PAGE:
Post-Brexit Common Frameworks across the UK

Katy Hayward, Nicola McEwen*, Dan Wincott, Stephen Weatherill, Catherine Barnard

*Corresponding author for this work

Research output: Other contribution


1.1 Evaluation of Common Frameworks is hampered by the lack of transparency in the Frameworks process. Of the 32 Frameworks announced by the government, only seven have been published, six of which appear to be provisional. The founding principles have been central to the production of Common Frameworks and should therefore frame their evaluation.

1.2 Frameworks are not policy documents but set out an approach to intergovernmental engagement in some policy domains that were hitherto the subject of EU regulations. It is expected that Framework governance will be carried out by officials as part of regular interactions between administrations. The hidden nature of that process could undermine parliamentary oversight, unless there is a clear link between the operation of Common Frameworks and inter-ministerial committees, and a stronger commitment to transparency and scrutiny of intergovernmental relations, as part of the Intergovernmental Relations (IGR) review.

1.3 The Frameworks process is generally viewed as a positive example of intergovernmental working. But it is overshadowed by the strains in the relationships between the administrations generated by the Brexit process and, in particular, the United Kingdom Internal Market Act (UKIMA), passed in December 2020 without the legislative consent of the devolved institutions.

1.4 It remains unclear how the concession secured by the Lords during the latter stages of the UKIM Bill, whereby the Secretary of State may by regulations make ‘Common Framework Agreements’ exempt from UKIMA’s Market Access principles, will be implemented. There appears to be no consensus on what constitutes a ‘Common Framework Agreement’, nor on the process that may lead to its exemption.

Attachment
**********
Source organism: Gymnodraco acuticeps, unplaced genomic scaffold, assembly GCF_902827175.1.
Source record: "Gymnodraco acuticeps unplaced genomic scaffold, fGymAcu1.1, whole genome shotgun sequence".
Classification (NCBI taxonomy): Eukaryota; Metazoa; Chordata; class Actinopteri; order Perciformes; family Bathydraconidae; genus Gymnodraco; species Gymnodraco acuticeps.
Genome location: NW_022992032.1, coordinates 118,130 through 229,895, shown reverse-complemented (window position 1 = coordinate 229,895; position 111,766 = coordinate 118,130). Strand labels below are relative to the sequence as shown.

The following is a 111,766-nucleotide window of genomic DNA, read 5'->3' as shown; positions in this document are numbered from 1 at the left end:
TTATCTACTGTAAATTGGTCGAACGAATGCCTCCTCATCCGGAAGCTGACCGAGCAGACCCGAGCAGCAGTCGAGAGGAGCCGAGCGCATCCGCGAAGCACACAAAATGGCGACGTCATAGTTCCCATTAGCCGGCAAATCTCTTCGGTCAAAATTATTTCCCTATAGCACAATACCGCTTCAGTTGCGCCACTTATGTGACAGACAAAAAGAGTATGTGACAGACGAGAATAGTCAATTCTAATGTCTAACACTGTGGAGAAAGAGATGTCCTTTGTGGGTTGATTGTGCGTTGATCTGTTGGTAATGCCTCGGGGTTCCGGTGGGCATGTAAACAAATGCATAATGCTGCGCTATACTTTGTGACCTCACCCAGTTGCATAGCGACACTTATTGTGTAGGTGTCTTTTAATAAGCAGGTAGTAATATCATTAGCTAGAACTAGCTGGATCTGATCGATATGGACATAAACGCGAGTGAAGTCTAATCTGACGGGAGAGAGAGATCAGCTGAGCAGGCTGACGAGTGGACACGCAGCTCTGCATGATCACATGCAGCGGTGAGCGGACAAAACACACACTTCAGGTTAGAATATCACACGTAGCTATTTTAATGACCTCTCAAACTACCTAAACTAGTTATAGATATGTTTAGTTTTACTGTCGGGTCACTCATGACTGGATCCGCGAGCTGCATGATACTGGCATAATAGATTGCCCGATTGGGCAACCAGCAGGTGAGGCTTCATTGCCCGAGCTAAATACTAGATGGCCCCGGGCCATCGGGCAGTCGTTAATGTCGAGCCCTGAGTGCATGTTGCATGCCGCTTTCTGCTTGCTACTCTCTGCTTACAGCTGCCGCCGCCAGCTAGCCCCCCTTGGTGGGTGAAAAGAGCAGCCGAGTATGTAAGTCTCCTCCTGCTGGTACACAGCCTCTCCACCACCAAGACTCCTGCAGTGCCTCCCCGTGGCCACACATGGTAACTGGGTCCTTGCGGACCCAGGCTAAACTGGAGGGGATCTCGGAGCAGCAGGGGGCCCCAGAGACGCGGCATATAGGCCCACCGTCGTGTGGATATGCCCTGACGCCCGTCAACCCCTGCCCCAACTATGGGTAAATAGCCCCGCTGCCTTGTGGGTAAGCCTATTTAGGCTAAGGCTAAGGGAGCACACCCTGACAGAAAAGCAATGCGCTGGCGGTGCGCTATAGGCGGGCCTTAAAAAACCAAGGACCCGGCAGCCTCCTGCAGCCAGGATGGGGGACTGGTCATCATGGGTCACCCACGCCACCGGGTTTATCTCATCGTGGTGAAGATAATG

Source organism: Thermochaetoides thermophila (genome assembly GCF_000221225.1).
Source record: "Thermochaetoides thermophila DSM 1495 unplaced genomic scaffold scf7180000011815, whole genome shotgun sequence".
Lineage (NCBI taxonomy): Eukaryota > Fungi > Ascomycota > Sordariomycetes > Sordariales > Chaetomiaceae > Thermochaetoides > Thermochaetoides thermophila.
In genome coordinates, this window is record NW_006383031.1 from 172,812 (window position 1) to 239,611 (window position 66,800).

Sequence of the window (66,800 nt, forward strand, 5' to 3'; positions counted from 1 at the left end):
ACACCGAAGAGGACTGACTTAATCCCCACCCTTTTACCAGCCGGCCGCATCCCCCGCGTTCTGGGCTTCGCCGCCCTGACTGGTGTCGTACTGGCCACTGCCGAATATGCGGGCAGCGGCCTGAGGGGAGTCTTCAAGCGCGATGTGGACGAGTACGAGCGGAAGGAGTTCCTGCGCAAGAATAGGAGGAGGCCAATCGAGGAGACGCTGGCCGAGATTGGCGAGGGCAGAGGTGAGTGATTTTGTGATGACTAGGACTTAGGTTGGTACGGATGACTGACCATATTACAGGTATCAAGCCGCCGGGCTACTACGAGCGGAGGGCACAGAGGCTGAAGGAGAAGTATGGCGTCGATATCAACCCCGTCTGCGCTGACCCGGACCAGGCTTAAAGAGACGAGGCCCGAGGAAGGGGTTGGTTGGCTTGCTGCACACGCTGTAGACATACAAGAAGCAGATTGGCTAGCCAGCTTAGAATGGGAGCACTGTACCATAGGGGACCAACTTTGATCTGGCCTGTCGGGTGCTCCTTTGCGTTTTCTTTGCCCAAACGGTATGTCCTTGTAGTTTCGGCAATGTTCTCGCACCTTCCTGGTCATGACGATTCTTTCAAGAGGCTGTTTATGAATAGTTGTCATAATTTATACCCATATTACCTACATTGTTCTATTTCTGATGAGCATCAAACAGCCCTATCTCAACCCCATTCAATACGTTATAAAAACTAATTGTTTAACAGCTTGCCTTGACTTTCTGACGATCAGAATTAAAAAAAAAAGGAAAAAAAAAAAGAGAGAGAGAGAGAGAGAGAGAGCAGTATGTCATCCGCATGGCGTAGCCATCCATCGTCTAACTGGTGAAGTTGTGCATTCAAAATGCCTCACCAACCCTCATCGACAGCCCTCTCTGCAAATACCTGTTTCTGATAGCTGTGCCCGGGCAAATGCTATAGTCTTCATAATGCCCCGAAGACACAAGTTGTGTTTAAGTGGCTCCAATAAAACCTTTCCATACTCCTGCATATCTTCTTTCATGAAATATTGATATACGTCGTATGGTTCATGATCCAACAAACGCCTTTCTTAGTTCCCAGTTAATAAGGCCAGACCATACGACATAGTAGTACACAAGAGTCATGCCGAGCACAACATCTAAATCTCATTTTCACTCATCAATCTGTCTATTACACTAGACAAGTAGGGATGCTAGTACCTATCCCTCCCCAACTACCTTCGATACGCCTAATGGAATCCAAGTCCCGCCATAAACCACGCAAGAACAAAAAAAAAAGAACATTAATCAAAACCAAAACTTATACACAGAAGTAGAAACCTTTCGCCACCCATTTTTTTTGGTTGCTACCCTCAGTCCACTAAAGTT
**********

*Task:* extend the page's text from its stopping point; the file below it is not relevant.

1.5 Common Frameworks all address policy domains that, in Scotland, Wales and Northern Ireland, are matters of devolved competence. But many of the issues addressed by Frameworks interact with, and are shaped by, reserved matters, especially international agreements. It would be in keeping with the Memorandum of Understanding to acknowledge this interaction within Framework documents, and to ensure that agreed processes and ‘ways of working’ provided meaningful opportunities for the devolved administrations to represent their interests at each stage of the negotiation process.

1.6 The Protocol on Ireland/Northern Ireland adds both to the complexity and the scale of divergence across the UK after Brexit. Political tensions over the Protocol have added to the lack of clarity about how it will be governed. Nine months after it came into effect, the biggest problem for the considerable intersections between policy areas covered by the Protocol and by Common Frameworks lies in the inadequate communication and information-sharing between Westminster/Whitehall and the Northern Ireland Assembly and departments.

1.7 The remainder of the submission will address the three broad themes of the Call for Evidence, embedding within these the specific questions posed by the Committee that we are competent to answer.
Original languageEnglish
TypeWritten Evidence
Media of outputUK Parliament website
Publication statusPublished - 11 Oct 2021


Dive into the research topics of 'Post-Brexit Common Frameworks across the UK'. Together they form a unique fingerprint.

Cite this